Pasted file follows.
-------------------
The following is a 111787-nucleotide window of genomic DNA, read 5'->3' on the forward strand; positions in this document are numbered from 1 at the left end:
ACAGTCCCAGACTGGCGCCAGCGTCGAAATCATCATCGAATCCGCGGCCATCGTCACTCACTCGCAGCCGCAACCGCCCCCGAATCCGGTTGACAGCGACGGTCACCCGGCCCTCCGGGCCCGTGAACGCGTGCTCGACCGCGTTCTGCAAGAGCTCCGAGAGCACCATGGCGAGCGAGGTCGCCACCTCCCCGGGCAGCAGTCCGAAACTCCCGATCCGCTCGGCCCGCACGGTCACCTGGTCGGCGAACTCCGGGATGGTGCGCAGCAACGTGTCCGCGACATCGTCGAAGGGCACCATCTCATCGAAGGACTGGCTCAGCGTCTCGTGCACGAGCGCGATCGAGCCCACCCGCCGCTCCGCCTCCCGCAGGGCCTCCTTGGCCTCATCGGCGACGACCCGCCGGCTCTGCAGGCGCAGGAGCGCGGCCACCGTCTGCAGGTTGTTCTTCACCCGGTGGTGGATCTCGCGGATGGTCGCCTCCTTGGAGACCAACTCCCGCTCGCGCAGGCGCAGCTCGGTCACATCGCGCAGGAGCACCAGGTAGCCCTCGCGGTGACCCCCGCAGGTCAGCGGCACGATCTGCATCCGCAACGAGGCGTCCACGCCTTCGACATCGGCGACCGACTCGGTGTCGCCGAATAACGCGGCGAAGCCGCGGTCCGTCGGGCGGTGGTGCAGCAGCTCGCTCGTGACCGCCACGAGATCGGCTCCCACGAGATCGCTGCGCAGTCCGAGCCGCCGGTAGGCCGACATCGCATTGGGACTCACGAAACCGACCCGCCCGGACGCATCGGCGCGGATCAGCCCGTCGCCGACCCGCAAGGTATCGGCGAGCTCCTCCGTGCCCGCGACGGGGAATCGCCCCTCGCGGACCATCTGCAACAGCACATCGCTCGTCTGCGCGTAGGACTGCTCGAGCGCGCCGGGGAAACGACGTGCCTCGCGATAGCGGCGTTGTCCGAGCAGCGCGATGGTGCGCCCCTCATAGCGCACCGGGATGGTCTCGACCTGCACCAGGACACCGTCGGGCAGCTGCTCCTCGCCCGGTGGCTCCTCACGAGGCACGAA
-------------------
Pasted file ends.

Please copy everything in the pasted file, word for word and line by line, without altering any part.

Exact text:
The following is a 111787-nucleotide window of genomic DNA, read 5'->3' on the forward strand; positions in this document are numbered from 1 at the left end:
ACAGTCCCAGACTGGCGCCAGCGTCGAAATCATCATCGAATCCGCGGCCATCGTCACTCACTCGCAGCCGCAACCGCCCCCGAATCCGGTTGACAGCGACGGTCACCCGGCCCTCCGGGCCCGTGAACGCGTGCTCGACCGCGTTCTGCAAGAGCTCCGAGAGCACCATGGCGAGCGAGGTCGCCACCTCCCCGGGCAGCAGTCCGAAACTCCCGATCCGCTCGGCCCGCACGGTCACCTGGTCGGCGAACTCCGGGATGGTGCGCAGCAACGTGTCCGCGACATCGTCGAAGGGCACCATCTCATCGAAGGACTGGCTCAGCGTCTCGTGCACGAGCGCGATCGAGCCCACCCGCCGCTCCGCCTCCCGCAGGGCCTCCTTGGCCTCATCGGCGACGACCCGCCGGCTCTGCAGGCGCAGGAGCGCGGCCACCGTCTGCAGGTTGTTCTTCACCCGGTGGTGGATCTCGCGGATGGTCGCCTCCTTGGAGACCAACTCCCGCTCGCGCAGGCGCAGCTCGGTCACATCGCGCAGGAGCACCAGGTAGCCCTCGCGGTGACCCCCGCAGGTCAGCGGCACGATCTGCATCCGCAACGAGGCGTCCACGCCTTCGACATCGGCGACCGACTCGGTGTCGCCGAATAACGCGGCGAAGCCGCGGTCCGTCGGGCGGTGGTGCAGCAGCTCGCTCGTGACCGCCACGAGATCGGCTCCCACGAGATCGCTGCGCAGTCCGAGCCGCCGGTAGGCCGACATCGCATTGGGACTCACGAAACCGACCCGCCCGGACGCATCGGCGCGGATCAGCCCGTCGCCGACCCGCAAGGTATCGGCGAGCTCCTCCGTGCCCGCGACGGGGAATCGCCCCTCGCGGACCATCTGCAACAGCACATCGCTCGTCTGCGCGTAGGACTGCTCGAGCGCGCCGGGGAAACGACGTGCCTCGCGATAGCGGCGTTGTCCGAGCAGCGCGATGGTGCGCCCCTCATAGCGCACCGGGATGGTCTCGACCTGCACCAGGACACCGTCGGGCAGCTGCTCCTCGCCCGGTGGCTCCTCACGAGGCACGAA